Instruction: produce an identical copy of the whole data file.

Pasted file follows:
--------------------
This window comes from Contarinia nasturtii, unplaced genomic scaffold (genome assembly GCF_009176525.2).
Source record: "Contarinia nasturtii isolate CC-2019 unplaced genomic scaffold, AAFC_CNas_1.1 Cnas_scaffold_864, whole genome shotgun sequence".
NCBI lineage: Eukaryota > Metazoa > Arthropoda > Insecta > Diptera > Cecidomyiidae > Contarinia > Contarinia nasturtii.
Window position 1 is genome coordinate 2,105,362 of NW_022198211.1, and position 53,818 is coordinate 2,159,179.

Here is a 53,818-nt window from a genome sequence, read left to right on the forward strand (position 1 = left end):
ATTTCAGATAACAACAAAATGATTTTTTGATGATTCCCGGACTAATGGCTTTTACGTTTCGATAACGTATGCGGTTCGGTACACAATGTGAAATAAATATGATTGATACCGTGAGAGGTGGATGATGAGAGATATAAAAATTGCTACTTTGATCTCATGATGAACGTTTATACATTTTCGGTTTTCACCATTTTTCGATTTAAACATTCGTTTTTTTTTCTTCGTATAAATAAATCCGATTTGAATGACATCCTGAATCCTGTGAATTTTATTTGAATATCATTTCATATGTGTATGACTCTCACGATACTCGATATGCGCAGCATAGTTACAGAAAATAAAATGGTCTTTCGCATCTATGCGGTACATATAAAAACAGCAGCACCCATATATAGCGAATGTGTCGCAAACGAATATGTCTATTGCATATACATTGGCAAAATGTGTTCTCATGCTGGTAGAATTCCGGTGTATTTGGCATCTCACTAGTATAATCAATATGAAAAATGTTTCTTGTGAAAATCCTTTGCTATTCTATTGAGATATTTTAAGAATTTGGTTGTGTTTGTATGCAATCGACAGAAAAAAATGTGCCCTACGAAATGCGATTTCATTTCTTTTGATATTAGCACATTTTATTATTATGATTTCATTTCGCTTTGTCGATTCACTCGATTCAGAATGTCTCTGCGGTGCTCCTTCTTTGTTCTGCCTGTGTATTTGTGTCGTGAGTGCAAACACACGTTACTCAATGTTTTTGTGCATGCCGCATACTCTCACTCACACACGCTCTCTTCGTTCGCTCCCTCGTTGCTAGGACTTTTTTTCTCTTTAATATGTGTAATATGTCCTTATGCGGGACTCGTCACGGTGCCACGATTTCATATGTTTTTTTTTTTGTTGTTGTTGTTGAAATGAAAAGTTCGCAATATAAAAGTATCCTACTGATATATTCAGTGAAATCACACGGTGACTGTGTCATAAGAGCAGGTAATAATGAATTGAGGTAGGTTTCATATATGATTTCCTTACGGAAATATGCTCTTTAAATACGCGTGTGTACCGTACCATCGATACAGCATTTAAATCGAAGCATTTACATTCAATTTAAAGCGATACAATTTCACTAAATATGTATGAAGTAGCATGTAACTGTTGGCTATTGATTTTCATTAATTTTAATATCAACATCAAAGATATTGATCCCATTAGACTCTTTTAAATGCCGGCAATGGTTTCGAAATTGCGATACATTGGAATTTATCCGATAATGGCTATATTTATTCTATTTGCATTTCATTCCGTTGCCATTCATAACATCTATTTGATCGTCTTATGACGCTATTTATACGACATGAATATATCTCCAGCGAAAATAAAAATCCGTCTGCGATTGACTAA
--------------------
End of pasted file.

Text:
This window comes from Contarinia nasturtii, unplaced genomic scaffold (genome assembly GCF_009176525.2).
Source record: "Contarinia nasturtii isolate CC-2019 unplaced genomic scaffold, AAFC_CNas_1.1 Cnas_scaffold_864, whole genome shotgun sequence".
NCBI lineage: Eukaryota > Metazoa > Arthropoda > Insecta > Diptera > Cecidomyiidae > Contarinia > Contarinia nasturtii.
Window position 1 is genome coordinate 2,105,362 of NW_022198211.1, and position 53,818 is coordinate 2,159,179.

Here is a 53,818-nt window from a genome sequence, read left to right on the forward strand (position 1 = left end):
ATTTCAGATAACAACAAAATGATTTTTTGATGATTCCCGGACTAATGGCTTTTACGTTTCGATAACGTATGCGGTTCGGTACACAATGTGAAATAAATATGATTGATACCGTGAGAGGTGGATGATGAGAGATATAAAAATTGCTACTTTGATCTCATGATGAACGTTTATACATTTTCGGTTTTCACCATTTTTCGATTTAAACATTCGTTTTTTTTTCTTCGTATAAATAAATCCGATTTGAATGACATCCTGAATCCTGTGAATTTTATTTGAATATCATTTCATATGTGTATGACTCTCACGATACTCGATATGCGCAGCATAGTTACAGAAAATAAAATGGTCTTTCGCATCTATGCGGTACATATAAAAACAGCAGCACCCATATATAGCGAATGTGTCGCAAACGAATATGTCTATTGCATATACATTGGCAAAATGTGTTCTCATGCTGGTAGAATTCCGGTGTATTTGGCATCTCACTAGTATAATCAATATGAAAAATGTTTCTTGTGAAAATCCTTTGCTATTCTATTGAGATATTTTAAGAATTTGGTTGTGTTTGTATGCAATCGACAGAAAAAAATGTGCCCTACGAAATGCGATTTCATTTCTTTTGATATTAGCACATTTTATTATTATGATTTCATTTCGCTTTGTCGATTCACTCGATTCAGAATGTCTCTGCGGTGCTCCTTCTTTGTTCTGCCTGTGTATTTGTGTCGTGAGTGCAAACACACGTTACTCAATGTTTTTGTGCATGCCGCATACTCTCACTCACACACGCTCTCTTCGTTCGCTCCCTCGTTGCTAGGACTTTTTTTCTCTTTAATATGTGTAATATGTCCTTATGCGGGACTCGTCACGGTGCCACGATTTCATATGTTTTTTTTTTTGTTGTTGTTGTTGAAATGAAAAGTTCGCAATATAAAAGTATCCTACTGATATATTCAGTGAAATCACACGGTGACTGTGTCATAAGAGCAGGTAATAATGAATTGAGGTAGGTTTCATATATGATTTCCTTACGGAAATATGCTCTTTAAATACGCGTGTGTACCGTACCATCGATACAGCATTTAAATCGAAGCATTTACATTCAATTTAAAGCGATACAATTTCACTAAATATGTATGAAGTAGCATGTAACTGTTGGCTATTGATTTTCATTAATTTTAATATCAACATCAAAGATATTGATCCCATTAGACTCTTTTAAATGCCGGCAATGGTTTCGAAATTGCGATACATTGGAATTTATCCGATAATGGCTATATTTATTCTATTTGCATTTCATTCCGTTGCCATTCATAACATCTATTTGATCGTCTTATGACGCTATTTATACGACATGAATATATCTCCAGCGAAAATAAAAATCCGTCTGCGATTGACTAA